Is the Minister investigating the feasibility of pop-up assessment centres that have shorter opening hours, but that enable people living in rural areas, such as my constituents, to have their assessments carried out locally? If further work could be done, or if there were guidelines on what such a pop-up centre might require, perhaps communities including those in my area could look at them and identify premises where such provision could be made available.
I congratulate my hon. Friend on securing this important debate. He seems to be implying that rural constituencies such as his and mine suffer more delays than urban constituencies. Has he been able to conduct any research into this, because one would assume that it is more difficult to employ assessors in urban areas than in rural areas?
I cannot claim to have done such research, but perhaps the Minister can cast some light on the matter. Perhaps we could jointly request further work to see what can be done to try to make sure that we have a balanced system that serves everybody as equitably as possible.
I do not know whether it is wise to pick up something from Facebook at the last minute, but in response to a notice about this debate, a constituent posted this a few minutes ago:
“8 weeks to decide if you are eligible. Another 8 weeks to receive the form. You have 2 weeks to complete it. It then takes then another 8 weeks to arrange someone to visit you and a further 8 weeks for them to decide. That was what I got told this morning when I rang up! That's 34 weeks!!!! How on earth can they justify that????? We will back date it to the date I applied. It will be no good by then....!! Idiots and that's being polite”.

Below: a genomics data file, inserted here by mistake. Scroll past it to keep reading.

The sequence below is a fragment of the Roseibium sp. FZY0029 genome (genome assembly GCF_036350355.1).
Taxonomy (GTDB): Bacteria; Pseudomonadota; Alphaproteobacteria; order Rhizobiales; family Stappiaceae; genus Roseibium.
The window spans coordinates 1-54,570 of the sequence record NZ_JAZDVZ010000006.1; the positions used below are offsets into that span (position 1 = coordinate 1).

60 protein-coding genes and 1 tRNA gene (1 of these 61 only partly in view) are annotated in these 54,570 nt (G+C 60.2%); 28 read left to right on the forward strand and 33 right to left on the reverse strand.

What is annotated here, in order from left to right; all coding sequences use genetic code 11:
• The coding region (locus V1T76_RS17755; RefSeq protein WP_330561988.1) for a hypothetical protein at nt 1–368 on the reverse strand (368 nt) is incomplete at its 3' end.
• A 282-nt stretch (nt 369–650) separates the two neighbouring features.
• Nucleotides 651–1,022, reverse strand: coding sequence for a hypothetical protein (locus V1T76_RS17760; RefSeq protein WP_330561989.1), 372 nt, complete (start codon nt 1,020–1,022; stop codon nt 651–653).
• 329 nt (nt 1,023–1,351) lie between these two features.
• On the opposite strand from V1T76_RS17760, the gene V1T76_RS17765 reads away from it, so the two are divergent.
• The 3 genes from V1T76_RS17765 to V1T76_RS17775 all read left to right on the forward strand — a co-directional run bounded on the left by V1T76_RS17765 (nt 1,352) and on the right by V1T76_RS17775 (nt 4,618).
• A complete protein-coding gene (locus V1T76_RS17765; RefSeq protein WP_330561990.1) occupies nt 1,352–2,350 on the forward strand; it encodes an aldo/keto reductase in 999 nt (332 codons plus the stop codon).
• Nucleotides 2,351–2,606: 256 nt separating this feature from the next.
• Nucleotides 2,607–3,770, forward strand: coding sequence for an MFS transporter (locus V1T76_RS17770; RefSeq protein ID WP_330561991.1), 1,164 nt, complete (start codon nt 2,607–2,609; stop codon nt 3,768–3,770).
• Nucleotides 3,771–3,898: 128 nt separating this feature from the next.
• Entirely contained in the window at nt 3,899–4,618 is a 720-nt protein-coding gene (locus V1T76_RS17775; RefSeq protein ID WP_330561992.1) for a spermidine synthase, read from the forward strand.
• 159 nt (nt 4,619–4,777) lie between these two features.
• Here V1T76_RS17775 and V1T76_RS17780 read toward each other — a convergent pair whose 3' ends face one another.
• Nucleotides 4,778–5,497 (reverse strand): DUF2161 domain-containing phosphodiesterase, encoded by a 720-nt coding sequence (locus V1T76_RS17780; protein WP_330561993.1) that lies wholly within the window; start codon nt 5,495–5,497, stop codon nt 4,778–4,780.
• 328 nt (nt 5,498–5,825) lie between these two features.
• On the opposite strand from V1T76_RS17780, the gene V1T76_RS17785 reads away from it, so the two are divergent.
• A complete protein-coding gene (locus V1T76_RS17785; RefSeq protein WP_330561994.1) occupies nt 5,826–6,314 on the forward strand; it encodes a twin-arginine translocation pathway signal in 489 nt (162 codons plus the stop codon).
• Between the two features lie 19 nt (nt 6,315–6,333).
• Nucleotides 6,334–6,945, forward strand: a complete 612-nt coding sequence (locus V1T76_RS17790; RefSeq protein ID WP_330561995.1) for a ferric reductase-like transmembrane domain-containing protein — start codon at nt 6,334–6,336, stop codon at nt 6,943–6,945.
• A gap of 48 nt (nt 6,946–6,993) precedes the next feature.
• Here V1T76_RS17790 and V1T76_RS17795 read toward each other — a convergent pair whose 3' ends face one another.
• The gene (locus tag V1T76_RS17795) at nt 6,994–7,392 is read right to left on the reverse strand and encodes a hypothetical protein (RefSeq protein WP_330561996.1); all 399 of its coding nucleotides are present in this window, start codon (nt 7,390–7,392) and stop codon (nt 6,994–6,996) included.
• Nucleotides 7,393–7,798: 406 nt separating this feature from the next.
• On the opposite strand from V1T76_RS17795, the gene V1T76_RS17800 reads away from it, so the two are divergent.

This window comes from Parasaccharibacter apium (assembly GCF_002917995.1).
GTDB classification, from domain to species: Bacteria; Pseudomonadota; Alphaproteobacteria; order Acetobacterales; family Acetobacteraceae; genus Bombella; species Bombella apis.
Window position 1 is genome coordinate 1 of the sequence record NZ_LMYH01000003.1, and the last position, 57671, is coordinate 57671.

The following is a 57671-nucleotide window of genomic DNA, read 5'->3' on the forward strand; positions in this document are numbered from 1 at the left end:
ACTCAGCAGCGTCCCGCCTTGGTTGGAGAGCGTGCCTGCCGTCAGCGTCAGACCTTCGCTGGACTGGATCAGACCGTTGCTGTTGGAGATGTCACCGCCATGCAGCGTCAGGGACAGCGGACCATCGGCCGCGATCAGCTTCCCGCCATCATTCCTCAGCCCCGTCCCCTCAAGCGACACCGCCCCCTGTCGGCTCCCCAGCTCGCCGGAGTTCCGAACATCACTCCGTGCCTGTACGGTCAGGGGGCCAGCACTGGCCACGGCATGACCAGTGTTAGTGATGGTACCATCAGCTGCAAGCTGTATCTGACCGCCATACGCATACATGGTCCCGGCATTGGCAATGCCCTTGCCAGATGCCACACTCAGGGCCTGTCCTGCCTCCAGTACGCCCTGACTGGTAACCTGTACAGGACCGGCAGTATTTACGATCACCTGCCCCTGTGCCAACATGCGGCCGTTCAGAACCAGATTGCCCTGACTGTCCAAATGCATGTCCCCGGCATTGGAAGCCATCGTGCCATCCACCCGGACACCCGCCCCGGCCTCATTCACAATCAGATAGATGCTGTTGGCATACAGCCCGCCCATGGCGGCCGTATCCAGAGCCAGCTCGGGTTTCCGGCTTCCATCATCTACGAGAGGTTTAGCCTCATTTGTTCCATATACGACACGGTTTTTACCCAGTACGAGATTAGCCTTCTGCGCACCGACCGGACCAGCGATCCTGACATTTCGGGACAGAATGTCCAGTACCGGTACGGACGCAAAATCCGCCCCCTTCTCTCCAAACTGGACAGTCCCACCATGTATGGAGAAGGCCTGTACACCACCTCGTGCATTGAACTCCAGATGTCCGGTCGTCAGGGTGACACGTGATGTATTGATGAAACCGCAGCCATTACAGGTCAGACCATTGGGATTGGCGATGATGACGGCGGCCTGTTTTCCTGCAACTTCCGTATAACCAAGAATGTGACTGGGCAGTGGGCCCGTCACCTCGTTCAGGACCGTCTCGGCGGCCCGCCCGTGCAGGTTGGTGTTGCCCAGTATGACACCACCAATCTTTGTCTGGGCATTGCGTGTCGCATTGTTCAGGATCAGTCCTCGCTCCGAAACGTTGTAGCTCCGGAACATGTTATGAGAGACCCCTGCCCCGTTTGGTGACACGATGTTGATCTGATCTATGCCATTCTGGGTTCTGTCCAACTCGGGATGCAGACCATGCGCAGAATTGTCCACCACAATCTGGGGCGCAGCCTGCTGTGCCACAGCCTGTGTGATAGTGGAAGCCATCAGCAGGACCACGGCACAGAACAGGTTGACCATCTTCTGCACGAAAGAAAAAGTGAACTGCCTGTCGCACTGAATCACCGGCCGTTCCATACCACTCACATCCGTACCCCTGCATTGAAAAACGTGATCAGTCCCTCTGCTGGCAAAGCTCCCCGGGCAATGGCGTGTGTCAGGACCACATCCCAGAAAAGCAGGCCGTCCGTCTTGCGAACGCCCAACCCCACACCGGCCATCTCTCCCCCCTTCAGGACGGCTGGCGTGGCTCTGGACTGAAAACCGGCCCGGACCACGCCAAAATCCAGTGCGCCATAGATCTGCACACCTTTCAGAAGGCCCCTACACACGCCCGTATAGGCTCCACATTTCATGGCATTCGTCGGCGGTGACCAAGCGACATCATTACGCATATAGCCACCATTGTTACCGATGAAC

I hope the Minister will be able throw light on that and make sure people are not given such messages, because that is not my understanding of what the situation should look like.
I conclude by stressing again that I support in full the principle behind the Government’s reform of disability benefit. It is right that we target financial assistance at those who need it most, in a way that takes into account the changing nature of many people’s disabilities. I commend the Government’s success in bringing down the overall average processing time in recent months, albeit from unacceptable heights. However, my constituents’ cases show that significant further progress is still required in implementing this reform effectively and ensuring that the system is capable of handling the 1.5 million claimants who still need to migrate from DLA to PIP later this year. I look forward to working constructively with the Government to address the remaining delays that compound the despair and anguish felt by many of my disabled constituents.
I intend to go to the Front Benchers no later than 5.25 pm. Five people are seeking to catch my eye. You can do the maths yourselves, but if everyone is to get a fair crack of the whip, there will be about five minutes each. I am not imposing a time limit, but I hope people will be mindful of that, so that everyone gets a fair chance.
It is a pleasure to serve under your chairmanship, Mr Davies. I congratulate Graham Stuart on securing this important debate, and on the measured way in which he introduced it. I reiterate his point about the High Court ruling on
PIP has been beset with problems since it was introduced. In October 2012, I remember the former Chairman of the Work and Pensions Committee, Dame Anne Begg, debating this issue. She raised concerns about the migration from incapacity benefit to employment and support allowance. At that point, 40,000 assessments a month were being undertaken; the further 70,000 assessments estimated for DLA/PIP that would be breaking point for the assessment providers. She did not feel the capacity was there, and she has been proven right on this issue, as on others.